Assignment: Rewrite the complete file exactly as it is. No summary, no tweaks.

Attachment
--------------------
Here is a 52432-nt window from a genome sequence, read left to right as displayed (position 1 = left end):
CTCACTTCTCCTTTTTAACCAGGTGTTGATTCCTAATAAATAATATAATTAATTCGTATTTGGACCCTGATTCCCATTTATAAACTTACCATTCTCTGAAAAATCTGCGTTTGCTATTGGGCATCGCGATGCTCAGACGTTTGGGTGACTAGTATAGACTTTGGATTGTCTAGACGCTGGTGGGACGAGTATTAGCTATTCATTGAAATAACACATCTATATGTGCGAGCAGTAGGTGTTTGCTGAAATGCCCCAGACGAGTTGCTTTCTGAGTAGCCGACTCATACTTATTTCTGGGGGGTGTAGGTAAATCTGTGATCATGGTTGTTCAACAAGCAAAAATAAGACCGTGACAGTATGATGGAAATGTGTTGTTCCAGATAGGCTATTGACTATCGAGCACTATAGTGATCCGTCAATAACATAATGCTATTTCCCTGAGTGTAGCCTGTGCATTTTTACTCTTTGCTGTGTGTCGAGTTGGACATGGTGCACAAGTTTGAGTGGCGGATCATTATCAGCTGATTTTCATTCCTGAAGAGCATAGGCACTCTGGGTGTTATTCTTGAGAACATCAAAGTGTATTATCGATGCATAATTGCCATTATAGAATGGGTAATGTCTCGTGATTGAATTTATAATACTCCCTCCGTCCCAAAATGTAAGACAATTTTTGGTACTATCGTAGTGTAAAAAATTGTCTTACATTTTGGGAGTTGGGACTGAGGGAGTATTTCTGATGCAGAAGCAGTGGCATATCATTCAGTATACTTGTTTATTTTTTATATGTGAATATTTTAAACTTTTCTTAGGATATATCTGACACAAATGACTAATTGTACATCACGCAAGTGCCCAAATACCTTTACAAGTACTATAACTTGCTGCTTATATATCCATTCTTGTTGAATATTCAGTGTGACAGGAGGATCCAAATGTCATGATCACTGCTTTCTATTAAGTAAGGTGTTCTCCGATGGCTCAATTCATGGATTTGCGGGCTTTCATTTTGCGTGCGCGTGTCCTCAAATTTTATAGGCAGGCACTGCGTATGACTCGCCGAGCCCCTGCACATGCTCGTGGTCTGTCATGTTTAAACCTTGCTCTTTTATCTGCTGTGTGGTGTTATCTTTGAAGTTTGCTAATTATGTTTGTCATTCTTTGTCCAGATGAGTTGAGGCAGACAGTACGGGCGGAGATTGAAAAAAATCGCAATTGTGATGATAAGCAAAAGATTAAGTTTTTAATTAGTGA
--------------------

Here is a 52432-nt window from a genome sequence, read left to right as displayed (position 1 = left end):
CTCACTTCTCCTTTTTAACCAGGTGTTGATTCCTAATAAATAATATAATTAATTCGTATTTGGACCCTGATTCCCATTTATAAACTTACCATTCTCTGAAAAATCTGCGTTTGCTATTGGGCATCGCGATGCTCAGACGTTTGGGTGACTAGTATAGACTTTGGATTGTCTAGACGCTGGTGGGACGAGTATTAGCTATTCATTGAAATAACACATCTATATGTGCGAGCAGTAGGTGTTTGCTGAAATGCCCCAGACGAGTTGCTTTCTGAGTAGCCGACTCATACTTATTTCTGGGGGGTGTAGGTAAATCTGTGATCATGGTTGTTCAACAAGCAAAAATAAGACCGTGACAGTATGATGGAAATGTGTTGTTCCAGATAGGCTATTGACTATCGAGCACTATAGTGATCCGTCAATAACATAATGCTATTTCCCTGAGTGTAGCCTGTGCATTTTTACTCTTTGCTGTGTGTCGAGTTGGACATGGTGCACAAGTTTGAGTGGCGGATCATTATCAGCTGATTTTCATTCCTGAAGAGCATAGGCACTCTGGGTGTTATTCTTGAGAACATCAAAGTGTATTATCGATGCATAATTGCCATTATAGAATGGGTAATGTCTCGTGATTGAATTTATAATACTCCCTCCGTCCCAAAATGTAAGACAATTTTTGGTACTATCGTAGTGTAAAAAATTGTCTTACATTTTGGGAGTTGGGACTGAGGGAGTATTTCTGATGCAGAAGCAGTGGCATATCATTCAGTATACTTGTTTATTTTTTATATGTGAATATTTTAAACTTTTCTTAGGATATATCTGACACAAATGACTAATTGTACATCACGCAAGTGCCCAAATACCTTTACAAGTACTATAACTTGCTGCTTATATATCCATTCTTGTTGAATATTCAGTGTGACAGGAGGATCCAAATGTCATGATCACTGCTTTCTATTAAGTAAGGTGTTCTCCGATGGCTCAATTCATGGATTTGCGGGCTTTCATTTTGCGTGCGCGTGTCCTCAAATTTTATAGGCAGGCACTGCGTATGACTCGCCGAGCCCCTGCACATGCTCGTGGTCTGTCATGTTTAAACCTTGCTCTTTTATCTGCTGTGTGGTGTTATCTTTGAAGTTTGCTAATTATGTTTGTCATTCTTTGTCCAGATGAGTTGAGGCAGACAGTACGGGCGGAGATTGAAAAAAATCGCAATTGTGATGATAAGCAAAAGATTAAGTTTTTAATTAGTGA